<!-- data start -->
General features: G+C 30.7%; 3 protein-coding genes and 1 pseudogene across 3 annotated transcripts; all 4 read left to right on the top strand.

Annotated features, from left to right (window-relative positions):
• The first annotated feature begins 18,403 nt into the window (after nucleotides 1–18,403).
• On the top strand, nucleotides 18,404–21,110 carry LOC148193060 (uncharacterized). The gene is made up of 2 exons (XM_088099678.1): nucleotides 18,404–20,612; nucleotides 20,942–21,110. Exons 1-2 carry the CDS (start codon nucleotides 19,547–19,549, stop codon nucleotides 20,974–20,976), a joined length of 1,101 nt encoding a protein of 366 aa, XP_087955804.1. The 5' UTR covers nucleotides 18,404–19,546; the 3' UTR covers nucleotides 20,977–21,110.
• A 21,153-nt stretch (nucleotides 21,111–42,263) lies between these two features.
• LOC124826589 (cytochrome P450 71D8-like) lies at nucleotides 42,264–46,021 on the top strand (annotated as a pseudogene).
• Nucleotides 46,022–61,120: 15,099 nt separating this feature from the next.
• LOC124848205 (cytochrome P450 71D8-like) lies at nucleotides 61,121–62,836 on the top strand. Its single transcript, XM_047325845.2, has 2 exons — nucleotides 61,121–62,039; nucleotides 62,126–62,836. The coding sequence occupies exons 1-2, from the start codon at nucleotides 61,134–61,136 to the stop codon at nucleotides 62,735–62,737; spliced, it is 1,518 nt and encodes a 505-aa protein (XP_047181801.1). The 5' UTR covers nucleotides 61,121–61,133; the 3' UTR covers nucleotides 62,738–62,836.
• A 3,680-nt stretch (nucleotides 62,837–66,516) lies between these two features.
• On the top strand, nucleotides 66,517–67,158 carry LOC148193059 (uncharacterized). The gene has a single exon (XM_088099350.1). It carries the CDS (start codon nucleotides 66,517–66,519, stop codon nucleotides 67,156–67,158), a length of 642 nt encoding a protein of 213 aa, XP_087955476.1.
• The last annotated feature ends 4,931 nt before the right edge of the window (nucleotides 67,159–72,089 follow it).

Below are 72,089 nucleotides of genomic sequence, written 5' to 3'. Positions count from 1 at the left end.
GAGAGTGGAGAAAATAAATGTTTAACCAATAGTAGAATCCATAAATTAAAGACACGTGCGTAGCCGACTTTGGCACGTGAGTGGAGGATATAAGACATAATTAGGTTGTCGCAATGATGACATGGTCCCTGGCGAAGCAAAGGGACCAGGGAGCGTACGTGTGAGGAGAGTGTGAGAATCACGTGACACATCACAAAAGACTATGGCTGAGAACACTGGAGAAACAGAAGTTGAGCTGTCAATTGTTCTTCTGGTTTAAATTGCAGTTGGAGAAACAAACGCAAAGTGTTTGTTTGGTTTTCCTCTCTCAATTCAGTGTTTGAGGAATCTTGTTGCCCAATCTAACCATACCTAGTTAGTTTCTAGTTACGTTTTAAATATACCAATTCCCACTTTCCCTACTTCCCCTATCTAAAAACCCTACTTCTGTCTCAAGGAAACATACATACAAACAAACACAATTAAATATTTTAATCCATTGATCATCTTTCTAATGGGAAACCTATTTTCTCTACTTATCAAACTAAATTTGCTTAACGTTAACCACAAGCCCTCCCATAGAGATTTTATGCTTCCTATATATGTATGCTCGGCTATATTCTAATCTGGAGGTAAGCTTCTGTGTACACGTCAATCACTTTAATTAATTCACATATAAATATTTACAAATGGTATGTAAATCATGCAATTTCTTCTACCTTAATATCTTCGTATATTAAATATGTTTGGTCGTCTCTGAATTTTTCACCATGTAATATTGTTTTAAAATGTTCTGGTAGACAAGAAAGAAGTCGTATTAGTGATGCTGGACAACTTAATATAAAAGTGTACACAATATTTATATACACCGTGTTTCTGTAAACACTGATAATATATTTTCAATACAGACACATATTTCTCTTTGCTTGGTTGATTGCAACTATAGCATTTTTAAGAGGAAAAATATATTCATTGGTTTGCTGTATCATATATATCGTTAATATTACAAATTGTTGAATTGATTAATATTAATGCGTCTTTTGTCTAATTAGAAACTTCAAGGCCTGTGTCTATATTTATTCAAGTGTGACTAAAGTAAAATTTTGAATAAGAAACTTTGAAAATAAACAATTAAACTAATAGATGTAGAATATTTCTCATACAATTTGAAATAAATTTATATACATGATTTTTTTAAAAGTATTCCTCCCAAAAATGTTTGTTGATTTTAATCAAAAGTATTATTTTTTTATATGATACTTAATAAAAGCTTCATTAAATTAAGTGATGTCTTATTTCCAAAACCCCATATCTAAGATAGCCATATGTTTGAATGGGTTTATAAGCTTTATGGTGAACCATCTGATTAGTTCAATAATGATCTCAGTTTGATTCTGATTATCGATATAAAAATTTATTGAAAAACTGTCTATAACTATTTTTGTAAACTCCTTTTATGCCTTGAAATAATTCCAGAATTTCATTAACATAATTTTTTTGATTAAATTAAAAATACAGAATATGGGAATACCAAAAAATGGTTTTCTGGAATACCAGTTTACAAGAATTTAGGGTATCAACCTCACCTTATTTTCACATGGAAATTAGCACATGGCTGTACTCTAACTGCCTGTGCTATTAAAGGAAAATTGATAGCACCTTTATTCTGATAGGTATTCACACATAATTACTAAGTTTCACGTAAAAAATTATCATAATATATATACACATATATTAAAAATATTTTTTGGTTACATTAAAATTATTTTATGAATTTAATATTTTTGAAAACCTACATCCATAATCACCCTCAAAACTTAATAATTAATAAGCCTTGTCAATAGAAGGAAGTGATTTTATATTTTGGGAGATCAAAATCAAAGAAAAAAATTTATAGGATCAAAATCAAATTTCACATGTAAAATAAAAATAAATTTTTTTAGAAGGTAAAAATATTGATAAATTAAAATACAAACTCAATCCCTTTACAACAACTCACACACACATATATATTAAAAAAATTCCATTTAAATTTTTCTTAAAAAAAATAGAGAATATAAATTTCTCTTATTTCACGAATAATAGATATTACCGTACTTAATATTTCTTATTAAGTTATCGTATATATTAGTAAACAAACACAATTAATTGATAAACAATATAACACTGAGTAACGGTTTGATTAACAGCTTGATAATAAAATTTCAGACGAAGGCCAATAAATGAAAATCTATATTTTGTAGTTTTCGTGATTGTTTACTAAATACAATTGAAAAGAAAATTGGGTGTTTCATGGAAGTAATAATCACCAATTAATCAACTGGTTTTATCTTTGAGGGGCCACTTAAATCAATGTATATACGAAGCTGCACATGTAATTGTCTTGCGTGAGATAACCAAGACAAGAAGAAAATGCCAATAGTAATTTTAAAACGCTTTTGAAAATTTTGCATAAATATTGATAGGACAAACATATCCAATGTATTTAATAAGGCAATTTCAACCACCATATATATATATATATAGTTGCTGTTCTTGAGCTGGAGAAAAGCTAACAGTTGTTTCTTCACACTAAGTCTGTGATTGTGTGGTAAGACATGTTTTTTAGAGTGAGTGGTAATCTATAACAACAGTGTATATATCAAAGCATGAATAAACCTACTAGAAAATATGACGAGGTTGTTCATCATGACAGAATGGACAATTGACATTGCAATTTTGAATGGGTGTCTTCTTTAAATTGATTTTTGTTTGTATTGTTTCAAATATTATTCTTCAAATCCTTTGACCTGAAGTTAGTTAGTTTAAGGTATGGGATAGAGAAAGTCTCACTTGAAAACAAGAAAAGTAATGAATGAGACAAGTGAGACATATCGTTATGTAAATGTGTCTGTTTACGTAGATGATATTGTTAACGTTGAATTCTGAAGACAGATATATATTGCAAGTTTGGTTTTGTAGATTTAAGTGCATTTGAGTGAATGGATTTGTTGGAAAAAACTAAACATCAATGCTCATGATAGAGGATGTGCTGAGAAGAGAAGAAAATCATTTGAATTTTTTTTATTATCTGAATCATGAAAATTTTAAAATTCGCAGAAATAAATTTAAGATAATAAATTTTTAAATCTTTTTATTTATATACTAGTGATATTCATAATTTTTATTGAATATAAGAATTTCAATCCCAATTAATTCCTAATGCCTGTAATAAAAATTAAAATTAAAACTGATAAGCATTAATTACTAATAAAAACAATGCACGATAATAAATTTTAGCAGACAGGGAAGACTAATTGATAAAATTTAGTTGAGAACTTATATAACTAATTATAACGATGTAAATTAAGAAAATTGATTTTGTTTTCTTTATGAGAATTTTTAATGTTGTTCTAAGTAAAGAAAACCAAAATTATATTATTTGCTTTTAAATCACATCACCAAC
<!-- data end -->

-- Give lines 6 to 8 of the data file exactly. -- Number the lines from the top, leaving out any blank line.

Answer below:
• LOC124826589 (cytochrome P450 71D8-like) lies at nucleotides 42,264–46,021 on the top strand (annotated as a pseudogene).
• Nucleotides 46,022–61,120: 15,099 nt separating this feature from the next.
• LOC124848205 (cytochrome P450 71D8-like) lies at nucleotides 61,121–62,836 on the top strand. Its single transcript, XM_047325845.2, has 2 exons — nucleotides 61,121–62,039; nucleotides 62,126–62,836. The coding sequence occupies exons 1-2, from the start codon at nucleotides 61,134–61,136 to the stop codon at nucleotides 62,735–62,737; spliced, it is 1,518 nt and encodes a 505-aa protein (XP_047181801.1). The 5' UTR covers nucleotides 61,121–61,133; the 3' UTR covers nucleotides 62,738–62,836.